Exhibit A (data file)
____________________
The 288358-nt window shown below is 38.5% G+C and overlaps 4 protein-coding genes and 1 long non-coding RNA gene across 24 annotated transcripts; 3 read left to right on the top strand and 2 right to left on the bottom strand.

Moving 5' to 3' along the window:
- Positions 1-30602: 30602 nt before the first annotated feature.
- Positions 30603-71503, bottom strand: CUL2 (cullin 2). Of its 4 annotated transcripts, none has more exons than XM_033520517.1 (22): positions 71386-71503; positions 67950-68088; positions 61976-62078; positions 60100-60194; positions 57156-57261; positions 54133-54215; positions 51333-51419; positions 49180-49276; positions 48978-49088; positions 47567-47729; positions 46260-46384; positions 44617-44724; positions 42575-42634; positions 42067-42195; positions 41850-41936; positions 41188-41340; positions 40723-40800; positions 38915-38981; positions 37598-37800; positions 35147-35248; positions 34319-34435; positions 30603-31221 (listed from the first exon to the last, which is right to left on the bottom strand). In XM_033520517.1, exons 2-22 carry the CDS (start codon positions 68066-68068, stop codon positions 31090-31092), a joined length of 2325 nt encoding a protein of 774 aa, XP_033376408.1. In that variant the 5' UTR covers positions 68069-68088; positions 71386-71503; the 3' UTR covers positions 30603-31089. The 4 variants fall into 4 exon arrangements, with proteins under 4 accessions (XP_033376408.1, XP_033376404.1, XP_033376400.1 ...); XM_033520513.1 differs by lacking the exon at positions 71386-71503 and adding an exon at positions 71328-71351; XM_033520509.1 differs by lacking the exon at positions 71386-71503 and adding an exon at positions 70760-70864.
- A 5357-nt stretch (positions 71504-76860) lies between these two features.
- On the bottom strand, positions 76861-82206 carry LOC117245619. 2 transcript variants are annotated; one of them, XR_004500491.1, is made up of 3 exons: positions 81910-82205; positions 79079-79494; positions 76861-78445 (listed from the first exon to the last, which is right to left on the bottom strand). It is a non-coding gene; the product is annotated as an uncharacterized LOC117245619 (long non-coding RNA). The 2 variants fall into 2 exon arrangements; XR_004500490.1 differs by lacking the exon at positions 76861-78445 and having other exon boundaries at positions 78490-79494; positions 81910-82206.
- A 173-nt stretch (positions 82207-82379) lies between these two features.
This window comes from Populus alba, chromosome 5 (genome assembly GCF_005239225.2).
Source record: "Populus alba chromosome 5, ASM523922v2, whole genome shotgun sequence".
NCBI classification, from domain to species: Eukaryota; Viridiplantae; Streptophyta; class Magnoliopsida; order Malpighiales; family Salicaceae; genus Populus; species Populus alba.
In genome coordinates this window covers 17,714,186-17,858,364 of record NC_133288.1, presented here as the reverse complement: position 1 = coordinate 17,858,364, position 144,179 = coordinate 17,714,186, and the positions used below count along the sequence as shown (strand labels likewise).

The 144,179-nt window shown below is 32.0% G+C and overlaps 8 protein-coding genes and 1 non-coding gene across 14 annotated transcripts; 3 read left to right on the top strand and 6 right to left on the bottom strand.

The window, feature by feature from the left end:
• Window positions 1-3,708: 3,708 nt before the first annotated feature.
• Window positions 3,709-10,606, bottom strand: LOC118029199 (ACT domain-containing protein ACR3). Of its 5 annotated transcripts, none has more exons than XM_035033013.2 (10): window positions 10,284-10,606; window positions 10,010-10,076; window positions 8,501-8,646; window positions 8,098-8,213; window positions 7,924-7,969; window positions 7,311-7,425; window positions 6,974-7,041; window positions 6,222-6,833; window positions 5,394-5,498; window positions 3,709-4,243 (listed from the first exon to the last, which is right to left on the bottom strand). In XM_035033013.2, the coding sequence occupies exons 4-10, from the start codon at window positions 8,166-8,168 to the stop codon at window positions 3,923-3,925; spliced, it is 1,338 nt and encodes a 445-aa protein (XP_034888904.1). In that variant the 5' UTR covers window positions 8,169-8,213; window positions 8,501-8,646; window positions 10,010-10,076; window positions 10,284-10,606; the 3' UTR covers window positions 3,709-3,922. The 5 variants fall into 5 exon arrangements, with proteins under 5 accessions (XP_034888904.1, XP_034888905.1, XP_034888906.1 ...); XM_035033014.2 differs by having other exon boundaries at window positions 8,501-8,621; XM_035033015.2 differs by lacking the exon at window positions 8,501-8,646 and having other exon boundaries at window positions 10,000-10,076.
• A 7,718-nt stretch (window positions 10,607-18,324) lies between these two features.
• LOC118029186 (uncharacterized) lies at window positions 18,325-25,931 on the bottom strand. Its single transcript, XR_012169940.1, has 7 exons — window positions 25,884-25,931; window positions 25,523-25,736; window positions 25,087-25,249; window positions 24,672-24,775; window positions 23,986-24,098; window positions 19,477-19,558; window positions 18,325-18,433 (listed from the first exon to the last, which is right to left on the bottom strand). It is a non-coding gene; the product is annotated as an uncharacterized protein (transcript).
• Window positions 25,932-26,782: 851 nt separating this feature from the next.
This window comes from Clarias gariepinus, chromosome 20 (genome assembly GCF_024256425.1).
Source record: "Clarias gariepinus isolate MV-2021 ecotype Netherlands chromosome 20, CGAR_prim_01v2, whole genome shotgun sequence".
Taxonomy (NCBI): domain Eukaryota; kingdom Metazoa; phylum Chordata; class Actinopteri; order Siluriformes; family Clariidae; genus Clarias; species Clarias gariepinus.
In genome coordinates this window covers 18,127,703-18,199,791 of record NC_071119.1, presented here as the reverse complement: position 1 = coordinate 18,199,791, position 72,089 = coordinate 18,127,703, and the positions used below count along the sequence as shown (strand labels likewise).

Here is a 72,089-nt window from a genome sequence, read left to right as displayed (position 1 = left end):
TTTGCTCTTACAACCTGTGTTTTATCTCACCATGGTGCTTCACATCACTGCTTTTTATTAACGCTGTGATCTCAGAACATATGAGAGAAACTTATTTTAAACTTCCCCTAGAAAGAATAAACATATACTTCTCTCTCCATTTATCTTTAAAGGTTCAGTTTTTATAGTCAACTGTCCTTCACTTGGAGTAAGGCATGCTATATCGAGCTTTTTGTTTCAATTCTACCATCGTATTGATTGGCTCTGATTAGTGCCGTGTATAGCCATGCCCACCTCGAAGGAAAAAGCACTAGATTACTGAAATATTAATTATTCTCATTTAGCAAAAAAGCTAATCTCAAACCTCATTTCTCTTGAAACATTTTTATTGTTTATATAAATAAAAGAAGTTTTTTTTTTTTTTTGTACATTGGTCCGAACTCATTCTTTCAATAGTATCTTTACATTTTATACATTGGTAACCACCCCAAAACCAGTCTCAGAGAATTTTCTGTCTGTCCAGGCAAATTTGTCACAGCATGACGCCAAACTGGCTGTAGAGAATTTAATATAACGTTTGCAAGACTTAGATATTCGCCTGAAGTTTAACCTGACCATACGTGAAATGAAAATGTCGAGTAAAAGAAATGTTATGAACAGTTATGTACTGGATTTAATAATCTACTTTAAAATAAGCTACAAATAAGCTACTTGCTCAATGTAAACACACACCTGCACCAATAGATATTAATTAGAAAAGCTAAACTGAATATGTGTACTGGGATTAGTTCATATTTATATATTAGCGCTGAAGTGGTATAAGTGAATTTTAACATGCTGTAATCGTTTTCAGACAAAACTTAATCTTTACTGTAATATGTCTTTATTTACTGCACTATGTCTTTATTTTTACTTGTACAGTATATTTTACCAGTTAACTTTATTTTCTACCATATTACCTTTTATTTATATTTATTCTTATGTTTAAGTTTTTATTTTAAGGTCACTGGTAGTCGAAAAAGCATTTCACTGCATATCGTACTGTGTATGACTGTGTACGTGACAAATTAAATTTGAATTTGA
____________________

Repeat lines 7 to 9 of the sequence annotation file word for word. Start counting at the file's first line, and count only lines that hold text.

- A 173-nt stretch (positions 82207-82379) lies between these two features.
This window comes from Populus alba, chromosome 5 (genome assembly GCF_005239225.2).
Source record: "Populus alba chromosome 5, ASM523922v2, whole genome shotgun sequence".